In my old papers I came across a letter to my family from Indonesia, written more than twenty years ago when I was a freelance journalist. So long ago, in fact, that I sent the letter by fax.
This was in the turbulent months after the fall of the dictator Soeharto, when Indonesia’s transition to democracy was being wrestled over by student activists, the old guard, the military and many other players; some heroic, some self-serving, some both.
The letter describes a day of protests and clashes around a major road interchange in the centre of Jakarta, as students and residents from the nearby districts confronted the security forces and some petty hoodlums who had been hired by the latter as deniable political muscle.
I’ve read that sixteen people died on that day; killed by the “non-lethal” munitions fired by the security forces, which could be lethal at close range, or by rooftop snipers. Two of the hoodlums were reportedly mobbed to death by angry crowds.
I remember the day in vivid images: hundreds of soldiers swarming across an office plaza; after dark, a lone protestor defiantly hurling stones at a phalanx of armed riot police whose padded armour and helmets gave them the look of samurai.
Also, the crunch underfoot of hundreds of the little plastic cups of mineral water which everybody drank in Indonesia. An Aussie cameraman tweaking back a tarpaulin to get a better shot of a body. A girl screaming in perfect English: “My friend has been killed because that asshole Wiranto wants to be president.” (Wiranto was the general who headed the armed forces at that time. He’s still around in Indonesian politics, though not in uniform any more.)
The international press pack was out in force on that day. I wrote to my family: “There was a weird symbiosis between the military and the media. They would advance, shooting, and so would the cameramen. When they fell back to avoid a barrage of stones, so would we. They [the security forces] more or less ignored us. I hope we justified our voyeurism by getting those brainwashed idiots all over the front pages.”
I had no good reason to be there. I was a freelance print journalist with no newspaper behind me: my press card was from the Banker magazine. I was there because I had a Graham Greenish notion of foreign correspondents and wanted to be one. (I did also write stories about banks).
Mind you, I wasn’t the only Western voyeur. I wrote that: “One of the British diplomats observing, young and skinny but posh and always wears a kind of black kung-fu top, said plummily: “I don’t actually need to be here, of course. I’m just here for pure enjoyment.” I added: “there might be an element of that in a lot of journalists.”
That was Rory Stewart, the writer and former politician, who was a junior British diplomat in Jakarta at that time and had a rather studied persona around town as an eccentric gentleman scholar-adventurer. We didn’t click at all and only spoke two or three times over a couple of years: later on, I regretted not making more of an effort.
Stewart’s brief was economics so he possibly didn’t have a very strong reason to be watching the confrontation in the streets. But at least he had an official reason to be in Jakarta as a representative of our government. No-one had invited me.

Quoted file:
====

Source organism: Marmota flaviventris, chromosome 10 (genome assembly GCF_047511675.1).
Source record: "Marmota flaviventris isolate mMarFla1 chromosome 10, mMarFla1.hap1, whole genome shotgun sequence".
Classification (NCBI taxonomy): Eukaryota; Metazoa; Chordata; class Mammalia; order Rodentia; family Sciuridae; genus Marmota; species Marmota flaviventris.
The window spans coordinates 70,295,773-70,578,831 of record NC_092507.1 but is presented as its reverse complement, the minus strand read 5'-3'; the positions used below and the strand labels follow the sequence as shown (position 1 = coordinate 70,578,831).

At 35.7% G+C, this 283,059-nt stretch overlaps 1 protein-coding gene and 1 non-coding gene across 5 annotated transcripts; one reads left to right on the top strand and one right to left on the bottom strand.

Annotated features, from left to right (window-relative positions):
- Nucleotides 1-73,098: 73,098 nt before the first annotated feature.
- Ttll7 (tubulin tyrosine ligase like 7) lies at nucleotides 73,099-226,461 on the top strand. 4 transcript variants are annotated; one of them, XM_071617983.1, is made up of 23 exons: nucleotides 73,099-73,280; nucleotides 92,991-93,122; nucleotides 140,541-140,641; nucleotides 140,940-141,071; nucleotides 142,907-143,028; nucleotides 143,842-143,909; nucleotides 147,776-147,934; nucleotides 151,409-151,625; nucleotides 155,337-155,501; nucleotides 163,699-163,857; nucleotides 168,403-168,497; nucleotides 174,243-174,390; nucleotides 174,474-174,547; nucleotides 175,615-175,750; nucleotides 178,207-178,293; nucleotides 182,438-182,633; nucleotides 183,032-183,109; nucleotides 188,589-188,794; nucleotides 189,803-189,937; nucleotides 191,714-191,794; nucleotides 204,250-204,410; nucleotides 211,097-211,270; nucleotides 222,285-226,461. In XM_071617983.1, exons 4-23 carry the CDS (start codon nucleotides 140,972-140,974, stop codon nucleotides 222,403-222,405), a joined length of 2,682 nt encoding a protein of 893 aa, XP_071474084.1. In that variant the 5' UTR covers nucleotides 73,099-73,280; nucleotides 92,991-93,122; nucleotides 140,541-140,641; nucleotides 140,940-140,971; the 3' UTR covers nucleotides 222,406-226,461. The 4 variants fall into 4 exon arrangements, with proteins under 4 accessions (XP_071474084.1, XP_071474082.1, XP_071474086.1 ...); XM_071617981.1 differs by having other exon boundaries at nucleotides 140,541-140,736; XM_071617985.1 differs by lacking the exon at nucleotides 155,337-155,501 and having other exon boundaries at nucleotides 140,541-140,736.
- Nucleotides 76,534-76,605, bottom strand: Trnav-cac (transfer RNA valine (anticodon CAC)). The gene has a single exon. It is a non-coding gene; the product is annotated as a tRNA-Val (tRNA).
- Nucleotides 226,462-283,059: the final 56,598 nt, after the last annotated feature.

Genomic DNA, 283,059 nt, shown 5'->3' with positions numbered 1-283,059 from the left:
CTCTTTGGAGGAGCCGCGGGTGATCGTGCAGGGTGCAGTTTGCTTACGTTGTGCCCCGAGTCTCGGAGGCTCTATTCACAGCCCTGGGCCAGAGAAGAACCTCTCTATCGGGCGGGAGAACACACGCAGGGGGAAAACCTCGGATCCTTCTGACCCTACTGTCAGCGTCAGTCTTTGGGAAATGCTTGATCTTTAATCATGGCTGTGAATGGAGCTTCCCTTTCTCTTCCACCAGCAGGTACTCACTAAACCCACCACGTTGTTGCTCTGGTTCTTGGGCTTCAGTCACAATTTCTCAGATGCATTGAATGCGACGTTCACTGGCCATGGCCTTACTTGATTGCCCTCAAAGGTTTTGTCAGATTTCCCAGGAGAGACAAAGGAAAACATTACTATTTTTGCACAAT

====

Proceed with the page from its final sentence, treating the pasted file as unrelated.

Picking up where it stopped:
That day may have been a key moment in modern Indonesian history, when the old guard of the dictatorship realised that they could not rig the emerging democracy in their favour, as they had rigged Soeharto’s pretend democracy. (If you’re interested in the politics, then this is a lucid account by a foreigner who is an expert on Indonesia).
The transition to electoral democracy succeeded, even if some of the old guard and their habits have survived in the new Indonesia. We know now that sometimes the old guard wins outright and the transition fails horrifically, as it has in Egypt.
The presence of the foreign media in Jakarta must surely have helped the cause of democracy, if only by helping to deter the nastier elements of the military from really cutting loose against the students as they did in East Timor and Aceh.
But, frankly, a handful of reporters and camerapeople could probably have done the same job of informing the world as the milling crowd of onlookers I remember from that day. History certainly didn’t need me. I was a good writer but I didn’t have the toughness or the crafty people skills that a good foreign correspondent needs, and not long afterwards my career went in another direction.
The golden age of the stereotypical Western foreign correspondent – usually white, usually male, often favouring a blue cotton shirt and khaki chinos – may be over now in any case. There may always be a need or an appetite for people who can travel the world and give a credible account of what is going on to audiences back home.
But nowadays even the smallest, poorest country has articulate people on social media who can explain what’s going on around them, in good English, with more clarity and insight than anyone from abroad. The job of international media should increasingly be to find such people and support them to tell their countries’ stories themselves.
My stuff from that time reads now like a loose page from an old book which is no longer in print. And that’s fine by me, to be honest. The book was a gripping read, and reading it transformed me, but in truth it was someone else’s book. I only borrowed it.